3 min

We need to stand up for our poly friends

It all comes down to the right to consent to sexual activity

I tried to be sluttier, I swear. After a string of troubled monogamous relationships — many of which ended in the ubiquitous Lesbian Bed Death — I swore I would never live with a girlfriend ever again. At the time, I was living with two gay men, and we spent evenings conducting a sociological experiment, comparing the content of gay versus lesbian dating websites. Of course, the sites geared towards gay men featured graphic crotch shots and to-the-point descriptions of preferred sexual positions. The lesbian sites featured an absence of dirty words and a series of long diatribes from women seeking “drama-free” relationships. How predictable.

Two years later, I am comfortably ensconced in the home I share with my girlfriend and one other roommate. And to my great surprise, the only fireworks in the relationship occur in the bedroom, which I can assure you suffers from no ailments or premature death.

While many of my close friends are devoted to non-monogamy and keep their relationships fresh by embracing other lovers, I am more of a one-girl girl. When my partner and I hooked up, I really thought about polyamoury as a concept, but it never really jived with my inclinations, which is to hold one lover close, surrounded by a rich community of friends and both natural and chosen family.

Still, what sets this relationship apart from others I’ve had is that I’ve really thought about what monogamy means to me, and my partner and I have negotiated the conditions that work for us. And while I would never go so far as to suggest that our relationship is particularly radical, the choices we’ve made are certainly deliberate.

We each have our own room, in addition to a shared bedroom. We negotiate household chores on a weekly basis. We allow for total honesty, and we don’t always assume that the other person is free on a particular evening. We ask each other on dates. We also try to spend little of our couple time doing errands together, avoiding that trap of dykes spending endless hours on the weekend standing in line at the grocery or hardware store.

But because our relationship is still so conventional in many ways, it’s tempting to hunker down, especially since there are no more legal rights left for us to fight for. Thanks to the hard work of a committed group of activists over several decades, we have the right to access each other’s health benefits, adopt children and get married — if we choose to.

Still, we would be doing a disservice to our community if we didn’t turn our attention to the fact that many of our non-monogamous friends’ relationships are threatened by Canada’s outdated polygamy law, which forbids, “any kind of conjugal union with more than one person at the same time — whether or not it is by law recognized as a binding form of marriage.”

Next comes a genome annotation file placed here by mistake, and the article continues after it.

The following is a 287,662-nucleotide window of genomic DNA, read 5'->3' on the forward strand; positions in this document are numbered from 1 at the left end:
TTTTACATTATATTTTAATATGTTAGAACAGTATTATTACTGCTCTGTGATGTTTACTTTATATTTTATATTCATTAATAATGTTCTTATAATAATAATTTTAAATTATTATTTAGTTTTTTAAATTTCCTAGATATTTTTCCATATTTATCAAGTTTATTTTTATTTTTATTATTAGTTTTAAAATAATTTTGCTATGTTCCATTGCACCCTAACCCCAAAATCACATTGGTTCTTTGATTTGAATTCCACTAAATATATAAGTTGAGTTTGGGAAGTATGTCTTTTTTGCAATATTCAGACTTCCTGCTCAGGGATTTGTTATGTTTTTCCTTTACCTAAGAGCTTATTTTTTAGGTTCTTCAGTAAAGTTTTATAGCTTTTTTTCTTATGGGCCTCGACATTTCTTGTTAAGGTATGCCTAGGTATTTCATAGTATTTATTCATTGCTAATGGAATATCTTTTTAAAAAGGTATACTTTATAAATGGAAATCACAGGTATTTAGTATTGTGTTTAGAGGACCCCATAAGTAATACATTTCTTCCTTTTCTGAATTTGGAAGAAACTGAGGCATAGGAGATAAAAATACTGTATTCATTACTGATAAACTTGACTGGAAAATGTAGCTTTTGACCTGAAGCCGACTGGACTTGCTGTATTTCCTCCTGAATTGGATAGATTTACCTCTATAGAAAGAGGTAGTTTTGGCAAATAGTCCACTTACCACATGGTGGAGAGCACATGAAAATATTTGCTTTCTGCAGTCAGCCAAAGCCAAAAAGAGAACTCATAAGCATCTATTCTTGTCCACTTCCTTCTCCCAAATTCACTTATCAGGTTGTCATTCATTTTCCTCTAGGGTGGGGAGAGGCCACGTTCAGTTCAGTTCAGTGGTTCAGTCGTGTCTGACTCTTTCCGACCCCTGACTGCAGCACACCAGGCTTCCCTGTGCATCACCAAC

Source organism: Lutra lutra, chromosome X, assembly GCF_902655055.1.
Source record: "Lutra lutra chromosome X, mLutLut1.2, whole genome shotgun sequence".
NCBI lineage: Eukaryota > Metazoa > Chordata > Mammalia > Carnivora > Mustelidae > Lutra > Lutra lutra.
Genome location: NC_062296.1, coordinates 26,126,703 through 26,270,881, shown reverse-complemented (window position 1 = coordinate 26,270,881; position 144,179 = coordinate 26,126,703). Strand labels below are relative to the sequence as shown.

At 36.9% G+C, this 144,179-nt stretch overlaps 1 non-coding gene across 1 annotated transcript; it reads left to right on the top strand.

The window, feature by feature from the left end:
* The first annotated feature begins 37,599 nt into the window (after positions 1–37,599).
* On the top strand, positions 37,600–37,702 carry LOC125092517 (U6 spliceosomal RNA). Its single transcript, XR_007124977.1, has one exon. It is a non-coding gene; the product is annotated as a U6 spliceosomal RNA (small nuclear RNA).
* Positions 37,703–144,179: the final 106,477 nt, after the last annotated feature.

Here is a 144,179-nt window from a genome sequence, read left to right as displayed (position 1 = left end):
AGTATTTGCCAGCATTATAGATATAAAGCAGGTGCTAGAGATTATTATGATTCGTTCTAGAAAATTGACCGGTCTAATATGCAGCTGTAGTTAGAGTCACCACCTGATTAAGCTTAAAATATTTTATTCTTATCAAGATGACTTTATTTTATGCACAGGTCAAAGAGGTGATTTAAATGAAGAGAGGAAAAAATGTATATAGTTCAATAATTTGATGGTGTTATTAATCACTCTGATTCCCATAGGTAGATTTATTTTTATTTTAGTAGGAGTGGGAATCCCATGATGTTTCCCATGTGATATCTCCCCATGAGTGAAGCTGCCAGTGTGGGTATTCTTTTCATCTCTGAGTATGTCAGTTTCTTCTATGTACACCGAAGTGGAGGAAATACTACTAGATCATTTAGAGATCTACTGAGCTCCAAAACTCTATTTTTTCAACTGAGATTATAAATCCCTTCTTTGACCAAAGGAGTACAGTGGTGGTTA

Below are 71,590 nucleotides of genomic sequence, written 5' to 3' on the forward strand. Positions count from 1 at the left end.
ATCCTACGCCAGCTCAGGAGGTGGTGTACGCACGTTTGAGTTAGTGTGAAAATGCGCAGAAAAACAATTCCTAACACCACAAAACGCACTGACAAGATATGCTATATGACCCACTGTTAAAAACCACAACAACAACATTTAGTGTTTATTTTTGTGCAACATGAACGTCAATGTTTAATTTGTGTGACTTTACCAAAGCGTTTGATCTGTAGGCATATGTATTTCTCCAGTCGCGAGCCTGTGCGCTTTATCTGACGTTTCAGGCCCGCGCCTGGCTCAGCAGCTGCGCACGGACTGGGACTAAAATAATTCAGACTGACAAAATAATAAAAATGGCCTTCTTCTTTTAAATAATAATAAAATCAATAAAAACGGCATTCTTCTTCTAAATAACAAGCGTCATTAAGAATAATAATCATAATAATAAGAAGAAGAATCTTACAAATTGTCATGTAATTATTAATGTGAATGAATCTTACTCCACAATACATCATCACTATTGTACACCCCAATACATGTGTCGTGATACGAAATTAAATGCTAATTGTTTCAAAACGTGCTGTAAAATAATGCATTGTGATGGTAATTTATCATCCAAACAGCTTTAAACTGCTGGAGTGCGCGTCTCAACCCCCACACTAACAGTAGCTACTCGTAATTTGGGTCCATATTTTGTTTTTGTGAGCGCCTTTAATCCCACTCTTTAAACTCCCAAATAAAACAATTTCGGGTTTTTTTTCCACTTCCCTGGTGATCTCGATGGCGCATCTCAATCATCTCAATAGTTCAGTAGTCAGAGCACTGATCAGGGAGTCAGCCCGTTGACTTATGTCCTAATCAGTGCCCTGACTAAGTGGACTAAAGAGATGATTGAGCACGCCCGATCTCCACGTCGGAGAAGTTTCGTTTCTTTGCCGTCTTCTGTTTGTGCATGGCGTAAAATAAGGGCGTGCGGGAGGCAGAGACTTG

This law, though rarely if ever applied, doesn’t just punish religious zealots in places like Bountiful, BC. It condemns all of my friends who consensually participate in polyamorous or open relationships. This is the preferred relationship model among many of the queer people that I know in their 20s and 30s. Only time will tell if my friends choose to continue structuring their relationships in this way after children are in the picture. But I have no doubt that they will continue to thoughtfully define their commitment to each other in a thoroughly respectful and loving manner — something that certainly shouldn’t be criminalized or dictated by law.

Sure, the religious right is freaking out about the case for polyamoury — though they still haven’t risen in a chorus to condemn their brethren in Bountiful. They’re saying that all of their predictions have come true, and the next thing we’ll seek is decriminalizing sex with animals. That gay marriage was the slippery slope, and now the homosexual agenda is seeking to rip apart the very notion of monogamy itself.

But they’ve always been saying that. And as queers, we have a responsibility to stand up for rights that deserve to be defended even if they are unpopular. We’re good at making the controversial argument. What it always comes down to is the rights of adults to consent to sexual activity and conduct themselves in relationships however they please, as long as no one is being seriously harmed or abused in the process. This argument extends to SM and kink, to poly relationships, and to monogamous folks like my partner and me.

I couldn’t help but a shed a tear last week, reading about veteran US lesbian activists Dell Martin and Phillis Lyon — both in their 80s — who were the first couple to obtain a legally sanctioned marriage license in San Francisco. When they first started dating in 1952, the thought of two women getting married was unimaginable. More than five decades later, isn’t it time to envision our community as a web of loving relationships that are much more imaginative?